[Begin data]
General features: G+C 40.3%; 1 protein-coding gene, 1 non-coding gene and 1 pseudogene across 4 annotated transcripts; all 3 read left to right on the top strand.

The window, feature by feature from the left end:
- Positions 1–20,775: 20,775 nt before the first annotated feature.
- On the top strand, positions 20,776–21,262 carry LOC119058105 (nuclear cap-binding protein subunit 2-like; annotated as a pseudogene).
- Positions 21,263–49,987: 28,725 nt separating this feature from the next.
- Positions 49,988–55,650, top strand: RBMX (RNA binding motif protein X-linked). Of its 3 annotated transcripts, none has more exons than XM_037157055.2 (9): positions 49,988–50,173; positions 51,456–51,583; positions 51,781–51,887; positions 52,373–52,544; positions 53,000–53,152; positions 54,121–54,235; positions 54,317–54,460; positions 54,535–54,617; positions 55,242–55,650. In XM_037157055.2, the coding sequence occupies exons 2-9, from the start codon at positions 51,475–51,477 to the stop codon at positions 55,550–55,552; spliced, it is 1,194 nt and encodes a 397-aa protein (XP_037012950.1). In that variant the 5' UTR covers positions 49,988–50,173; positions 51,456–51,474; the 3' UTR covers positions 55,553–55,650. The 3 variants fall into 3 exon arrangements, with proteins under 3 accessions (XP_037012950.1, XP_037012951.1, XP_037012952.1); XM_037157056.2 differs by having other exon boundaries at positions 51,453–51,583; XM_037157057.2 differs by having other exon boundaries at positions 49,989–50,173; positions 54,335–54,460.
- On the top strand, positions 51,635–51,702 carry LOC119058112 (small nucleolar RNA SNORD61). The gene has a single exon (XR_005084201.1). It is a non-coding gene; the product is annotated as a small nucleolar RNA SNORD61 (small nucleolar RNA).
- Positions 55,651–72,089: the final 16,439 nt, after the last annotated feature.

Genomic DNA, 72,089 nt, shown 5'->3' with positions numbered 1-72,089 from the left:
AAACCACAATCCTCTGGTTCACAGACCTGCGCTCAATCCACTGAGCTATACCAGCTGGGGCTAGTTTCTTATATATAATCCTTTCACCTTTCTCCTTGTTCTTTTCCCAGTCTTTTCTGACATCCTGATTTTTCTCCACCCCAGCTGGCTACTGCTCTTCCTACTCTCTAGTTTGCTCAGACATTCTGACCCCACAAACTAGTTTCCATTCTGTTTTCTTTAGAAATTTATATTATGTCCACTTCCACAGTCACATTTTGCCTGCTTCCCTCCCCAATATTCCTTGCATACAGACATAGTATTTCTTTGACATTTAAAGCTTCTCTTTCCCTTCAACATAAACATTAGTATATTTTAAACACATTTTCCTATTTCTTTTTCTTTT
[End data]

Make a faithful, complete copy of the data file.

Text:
General features: G+C 40.3%; 1 protein-coding gene, 1 non-coding gene and 1 pseudogene across 4 annotated transcripts; all 3 read left to right on the top strand.

The window, feature by feature from the left end:
- Positions 1–20,775: 20,775 nt before the first annotated feature.
- On the top strand, positions 20,776–21,262 carry LOC119058105 (nuclear cap-binding protein subunit 2-like; annotated as a pseudogene).
- Positions 21,263–49,987: 28,725 nt separating this feature from the next.
- Positions 49,988–55,650, top strand: RBMX (RNA binding motif protein X-linked). Of its 3 annotated transcripts, none has more exons than XM_037157055.2 (9): positions 49,988–50,173; positions 51,456–51,583; positions 51,781–51,887; positions 52,373–52,544; positions 53,000–53,152; positions 54,121–54,235; positions 54,317–54,460; positions 54,535–54,617; positions 55,242–55,650. In XM_037157055.2, the coding sequence occupies exons 2-9, from the start codon at positions 51,475–51,477 to the stop codon at positions 55,550–55,552; spliced, it is 1,194 nt and encodes a 397-aa protein (XP_037012950.1). In that variant the 5' UTR covers positions 49,988–50,173; positions 51,456–51,474; the 3' UTR covers positions 55,553–55,650. The 3 variants fall into 3 exon arrangements, with proteins under 3 accessions (XP_037012950.1, XP_037012951.1, XP_037012952.1); XM_037157056.2 differs by having other exon boundaries at positions 51,453–51,583; XM_037157057.2 differs by having other exon boundaries at positions 49,989–50,173; positions 54,335–54,460.
- On the top strand, positions 51,635–51,702 carry LOC119058112 (small nucleolar RNA SNORD61). The gene has a single exon (XR_005084201.1). It is a non-coding gene; the product is annotated as a small nucleolar RNA SNORD61 (small nucleolar RNA).
- Positions 55,651–72,089: the final 16,439 nt, after the last annotated feature.

Genomic DNA, 72,089 nt, shown 5'->3' with positions numbered 1-72,089 from the left:
AAACCACAATCCTCTGGTTCACAGACCTGCGCTCAATCCACTGAGCTATACCAGCTGGGGCTAGTTTCTTATATATAATCCTTTCACCTTTCTCCTTGTTCTTTTCCCAGTCTTTTCTGACATCCTGATTTTTCTCCACCCCAGCTGGCTACTGCTCTTCCTACTCTCTAGTTTGCTCAGACATTCTGACCCCACAAACTAGTTTCCATTCTGTTTTCTTTAGAAATTTATATTATGTCCACTTCCACAGTCACATTTTGCCTGCTTCCCTCCCCAATATTCCTTGCATACAGACATAGTATTTCTTTGACATTTAAAGCTTCTCTTTCCCTTCAACATAAACATTAGTATATTTTAAACACATTTTCCTATTTCTTTTTCTTTT